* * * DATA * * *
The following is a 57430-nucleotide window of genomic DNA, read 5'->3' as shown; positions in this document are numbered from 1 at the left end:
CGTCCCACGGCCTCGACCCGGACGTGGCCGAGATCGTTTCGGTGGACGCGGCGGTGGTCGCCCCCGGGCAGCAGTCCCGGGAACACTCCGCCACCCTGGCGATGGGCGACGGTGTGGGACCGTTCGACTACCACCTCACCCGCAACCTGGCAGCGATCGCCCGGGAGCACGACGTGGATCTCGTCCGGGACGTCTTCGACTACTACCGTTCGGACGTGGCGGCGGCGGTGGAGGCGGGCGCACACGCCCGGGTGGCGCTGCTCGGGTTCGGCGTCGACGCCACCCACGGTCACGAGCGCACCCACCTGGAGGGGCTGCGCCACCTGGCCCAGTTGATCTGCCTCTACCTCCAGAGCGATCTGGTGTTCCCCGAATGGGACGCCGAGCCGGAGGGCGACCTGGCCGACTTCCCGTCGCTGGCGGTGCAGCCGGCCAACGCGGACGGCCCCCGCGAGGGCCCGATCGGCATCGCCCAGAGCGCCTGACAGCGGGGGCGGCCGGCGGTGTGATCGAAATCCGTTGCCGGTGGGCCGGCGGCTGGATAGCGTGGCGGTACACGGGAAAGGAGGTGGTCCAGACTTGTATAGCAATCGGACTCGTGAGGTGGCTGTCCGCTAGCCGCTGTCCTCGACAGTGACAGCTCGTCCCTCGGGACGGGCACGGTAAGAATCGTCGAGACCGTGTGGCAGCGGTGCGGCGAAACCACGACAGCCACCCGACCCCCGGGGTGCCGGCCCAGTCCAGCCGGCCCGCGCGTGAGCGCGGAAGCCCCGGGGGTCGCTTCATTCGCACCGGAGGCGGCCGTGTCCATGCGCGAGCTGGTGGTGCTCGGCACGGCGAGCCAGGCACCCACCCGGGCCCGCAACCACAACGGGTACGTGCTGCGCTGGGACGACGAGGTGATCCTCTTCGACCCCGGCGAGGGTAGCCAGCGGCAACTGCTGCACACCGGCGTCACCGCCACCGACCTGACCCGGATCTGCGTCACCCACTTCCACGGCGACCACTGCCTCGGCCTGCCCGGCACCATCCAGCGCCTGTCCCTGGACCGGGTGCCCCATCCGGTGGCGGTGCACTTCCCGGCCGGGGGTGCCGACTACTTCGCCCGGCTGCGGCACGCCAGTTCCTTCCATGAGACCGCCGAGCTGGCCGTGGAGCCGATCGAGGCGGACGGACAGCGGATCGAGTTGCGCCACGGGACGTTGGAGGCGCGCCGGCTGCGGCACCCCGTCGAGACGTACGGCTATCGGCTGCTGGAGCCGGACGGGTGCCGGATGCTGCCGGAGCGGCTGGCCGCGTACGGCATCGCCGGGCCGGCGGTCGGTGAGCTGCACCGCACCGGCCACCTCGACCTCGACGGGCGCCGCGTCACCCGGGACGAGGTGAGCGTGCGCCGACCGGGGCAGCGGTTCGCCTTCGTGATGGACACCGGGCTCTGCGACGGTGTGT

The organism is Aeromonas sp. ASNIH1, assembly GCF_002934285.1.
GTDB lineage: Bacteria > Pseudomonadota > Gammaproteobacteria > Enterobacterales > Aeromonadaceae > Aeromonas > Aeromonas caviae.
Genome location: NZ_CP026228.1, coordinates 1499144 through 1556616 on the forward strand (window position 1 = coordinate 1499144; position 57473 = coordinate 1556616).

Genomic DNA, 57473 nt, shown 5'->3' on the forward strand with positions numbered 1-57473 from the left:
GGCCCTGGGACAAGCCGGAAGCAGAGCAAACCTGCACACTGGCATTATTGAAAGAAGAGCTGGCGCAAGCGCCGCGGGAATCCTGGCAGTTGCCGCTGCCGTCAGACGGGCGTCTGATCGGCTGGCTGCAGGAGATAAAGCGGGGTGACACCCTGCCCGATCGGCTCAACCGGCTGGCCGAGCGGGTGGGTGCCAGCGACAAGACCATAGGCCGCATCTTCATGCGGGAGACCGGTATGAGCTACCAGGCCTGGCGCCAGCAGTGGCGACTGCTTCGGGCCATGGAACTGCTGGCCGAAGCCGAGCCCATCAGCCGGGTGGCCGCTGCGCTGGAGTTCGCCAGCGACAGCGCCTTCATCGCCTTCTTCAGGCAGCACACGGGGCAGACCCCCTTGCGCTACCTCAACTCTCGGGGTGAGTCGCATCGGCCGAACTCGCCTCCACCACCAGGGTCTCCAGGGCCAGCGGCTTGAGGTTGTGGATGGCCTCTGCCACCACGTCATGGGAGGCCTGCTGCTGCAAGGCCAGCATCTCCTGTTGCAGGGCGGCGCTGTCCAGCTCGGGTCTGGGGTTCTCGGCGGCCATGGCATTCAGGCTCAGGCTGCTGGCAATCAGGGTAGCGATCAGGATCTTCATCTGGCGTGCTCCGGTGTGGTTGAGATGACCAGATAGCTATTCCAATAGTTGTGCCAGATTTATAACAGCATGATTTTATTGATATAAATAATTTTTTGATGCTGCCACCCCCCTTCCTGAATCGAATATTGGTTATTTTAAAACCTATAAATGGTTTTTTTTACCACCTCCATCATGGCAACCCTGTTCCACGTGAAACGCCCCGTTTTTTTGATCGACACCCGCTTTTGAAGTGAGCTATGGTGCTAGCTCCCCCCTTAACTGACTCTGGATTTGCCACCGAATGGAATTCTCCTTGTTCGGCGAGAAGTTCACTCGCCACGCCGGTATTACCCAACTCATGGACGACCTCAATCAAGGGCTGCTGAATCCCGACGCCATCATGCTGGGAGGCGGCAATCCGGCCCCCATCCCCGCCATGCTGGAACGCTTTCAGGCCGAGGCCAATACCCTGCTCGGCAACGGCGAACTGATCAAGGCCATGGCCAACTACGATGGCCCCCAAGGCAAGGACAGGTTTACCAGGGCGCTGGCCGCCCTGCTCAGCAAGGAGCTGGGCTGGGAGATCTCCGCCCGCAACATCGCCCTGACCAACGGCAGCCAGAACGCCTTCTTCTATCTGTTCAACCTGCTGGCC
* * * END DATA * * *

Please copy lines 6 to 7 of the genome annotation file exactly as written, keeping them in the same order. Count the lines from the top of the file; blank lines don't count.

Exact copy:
Genomic DNA, 57473 nt, shown 5'->3' on the forward strand with positions numbered 1-57473 from the left:
GGCCCTGGGACAAGCCGGAAGCAGAGCAAACCTGCACACTGGCATTATTGAAAGAAGAGCTGGCGCAAGCGCCGCGGGAATCCTGGCAGTTGCCGCTGCCGTCAGACGGGCGTCTGATCGGCTGGCTGCAGGAGATAAAGCGGGGTGACACCCTGCCCGATCGGCTCAACCGGCTGGCCGAGCGGGTGGGTGCCAGCGACAAGACCATAGGCCGCATCTTCATGCGGGAGACCGGTATGAGCTACCAGGCCTGGCGCCAGCAGTGGCGACTGCTTCGGGCCATGGAACTGCTGGCCGAAGCCGAGCCCATCAGCCGGGTGGCCGCTGCGCTGGAGTTCGCCAGCGACAGCGCCTTCATCGCCTTCTTCAGGCAGCACACGGGGCAGACCCCCTTGCGCTACCTCAACTCTCGGGGTGAGTCGCATCGGCCGAACTCGCCTCCACCACCAGGGTCTCCAGGGCCAGCGGCTTGAGGTTGTGGATGGCCTCTGCCACCACGTCATGGGAGGCCTGCTGCTGCAAGGCCAGCATCTCCTGTTGCAGGGCGGCGCTGTCCAGCTCGGGTCTGGGGTTCTCGGCGGCCATGGCATTCAGGCTCAGGCTGCTGGCAATCAGGGTAGCGATCAGGATCTTCATCTGGCGTGCTCCGGTGTGGTTGAGATGACCAGATAGCTATTCCAATAGTTGTGCCAGATTTATAACAGCATGATTTTATTGATATAAATAATTTTTTGATGCTGCCACCCCCCTTCCTGAATCGAATATTGGTTATTTTAAAACCTATAAATGGTTTTTTTTACCACCTCCATCATGGCAACCCTGTTCCACGTGAAACGCCCCGTTTTTTTGATCGACACCCGCTTTTGAAGTGAGCTATGGTGCTAGCTCCCCCCTTAACTGACTCTGGATTTGCCACCGAATGGAATTCTCCTTGTTCGGCGAGAAGTTCACTCGCCACGCCGGTATTACCCAACTCATGGACGACCTCAATCAAGGGCTGCTGAATCCCGACGCCATCATGCTGGGAGGCGGCAATCCGGCCCCCATCCCCGCCATGCTGGAACGCTTTCAGGCCGAGGCCAATACCCTGCTCGGCAACGGCGAACTGATCAAGGCCATGGCCAACTACGATGGCCCCCAAGGCAAGGACAGGTTTACCAGGGCGCTGGCCGCCCTGCTCAGCAAGGAGCTGGGCTGGGAGATCTCCGCCCGCAACATCGCCCTGACCAACGGCAGCCAGAACGCCTTCTTCTATCTGTTCAACCTGCTGGCC